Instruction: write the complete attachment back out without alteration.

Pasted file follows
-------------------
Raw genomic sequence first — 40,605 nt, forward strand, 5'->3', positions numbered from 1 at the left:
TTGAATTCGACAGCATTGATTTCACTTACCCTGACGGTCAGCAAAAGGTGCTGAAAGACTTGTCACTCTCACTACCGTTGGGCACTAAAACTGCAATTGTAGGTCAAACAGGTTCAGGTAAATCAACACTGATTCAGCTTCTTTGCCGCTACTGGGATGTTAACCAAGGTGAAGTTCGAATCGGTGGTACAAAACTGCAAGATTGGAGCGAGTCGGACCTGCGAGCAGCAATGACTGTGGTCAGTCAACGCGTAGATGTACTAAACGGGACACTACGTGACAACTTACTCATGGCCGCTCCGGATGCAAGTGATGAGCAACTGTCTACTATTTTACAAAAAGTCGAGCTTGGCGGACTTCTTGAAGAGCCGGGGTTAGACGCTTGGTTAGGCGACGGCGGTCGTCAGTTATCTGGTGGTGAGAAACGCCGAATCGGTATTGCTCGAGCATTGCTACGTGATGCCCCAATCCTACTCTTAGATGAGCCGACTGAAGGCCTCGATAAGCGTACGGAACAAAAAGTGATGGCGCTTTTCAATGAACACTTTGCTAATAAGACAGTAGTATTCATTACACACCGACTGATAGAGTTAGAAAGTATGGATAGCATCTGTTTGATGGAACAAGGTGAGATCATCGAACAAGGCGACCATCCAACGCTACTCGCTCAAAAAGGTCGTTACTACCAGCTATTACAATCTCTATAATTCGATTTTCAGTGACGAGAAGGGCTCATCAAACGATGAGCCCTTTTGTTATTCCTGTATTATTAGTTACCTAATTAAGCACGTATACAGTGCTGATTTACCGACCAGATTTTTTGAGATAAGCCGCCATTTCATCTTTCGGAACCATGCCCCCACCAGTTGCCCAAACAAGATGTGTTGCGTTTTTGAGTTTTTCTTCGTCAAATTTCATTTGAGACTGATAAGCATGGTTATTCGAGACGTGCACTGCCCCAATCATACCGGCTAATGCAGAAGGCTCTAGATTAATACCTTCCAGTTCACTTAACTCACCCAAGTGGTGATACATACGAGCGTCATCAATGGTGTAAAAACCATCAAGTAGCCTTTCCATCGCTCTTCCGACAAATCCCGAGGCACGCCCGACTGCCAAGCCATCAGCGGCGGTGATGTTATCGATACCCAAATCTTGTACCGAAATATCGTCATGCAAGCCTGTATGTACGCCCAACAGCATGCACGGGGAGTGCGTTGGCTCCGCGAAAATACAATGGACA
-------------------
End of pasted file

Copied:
Raw genomic sequence first — 40,605 nt, forward strand, 5'->3', positions numbered from 1 at the left:
TTGAATTCGACAGCATTGATTTCACTTACCCTGACGGTCAGCAAAAGGTGCTGAAAGACTTGTCACTCTCACTACCGTTGGGCACTAAAACTGCAATTGTAGGTCAAACAGGTTCAGGTAAATCAACACTGATTCAGCTTCTTTGCCGCTACTGGGATGTTAACCAAGGTGAAGTTCGAATCGGTGGTACAAAACTGCAAGATTGGAGCGAGTCGGACCTGCGAGCAGCAATGACTGTGGTCAGTCAACGCGTAGATGTACTAAACGGGACACTACGTGACAACTTACTCATGGCCGCTCCGGATGCAAGTGATGAGCAACTGTCTACTATTTTACAAAAAGTCGAGCTTGGCGGACTTCTTGAAGAGCCGGGGTTAGACGCTTGGTTAGGCGACGGCGGTCGTCAGTTATCTGGTGGTGAGAAACGCCGAATCGGTATTGCTCGAGCATTGCTACGTGATGCCCCAATCCTACTCTTAGATGAGCCGACTGAAGGCCTCGATAAGCGTACGGAACAAAAAGTGATGGCGCTTTTCAATGAACACTTTGCTAATAAGACAGTAGTATTCATTACACACCGACTGATAGAGTTAGAAAGTATGGATAGCATCTGTTTGATGGAACAAGGTGAGATCATCGAACAAGGCGACCATCCAACGCTACTCGCTCAAAAAGGTCGTTACTACCAGCTATTACAATCTCTATAATTCGATTTTCAGTGACGAGAAGGGCTCATCAAACGATGAGCCCTTTTGTTATTCCTGTATTATTAGTTACCTAATTAAGCACGTATACAGTGCTGATTTACCGACCAGATTTTTTGAGATAAGCCGCCATTTCATCTTTCGGAACCATGCCCCCACCAGTTGCCCAAACAAGATGTGTTGCGTTTTTGAGTTTTTCTTCGTCAAATTTCATTTGAGACTGATAAGCATGGTTATTCGAGACGTGCACTGCCCCAATCATACCGGCTAATGCAGAAGGCTCTAGATTAATACCTTCCAGTTCACTTAACTCACCCAAGTGGTGATACATACGAGCGTCATCAATGGTGTAAAAACCATCAAGTAGCCTTTCCATCGCTCTTCCGACAAATCCCGAGGCACGCCCGACTGCCAAGCCATCAGCGGCGGTGATGTTATCGATACCCAAATCTTGTACCGAAATATCGTCATGCAAGCCTGTATGTACGCCCAACAGCATGCACGGGGAGTGCGTTGGCTCCGCGAAAATACAATGGACA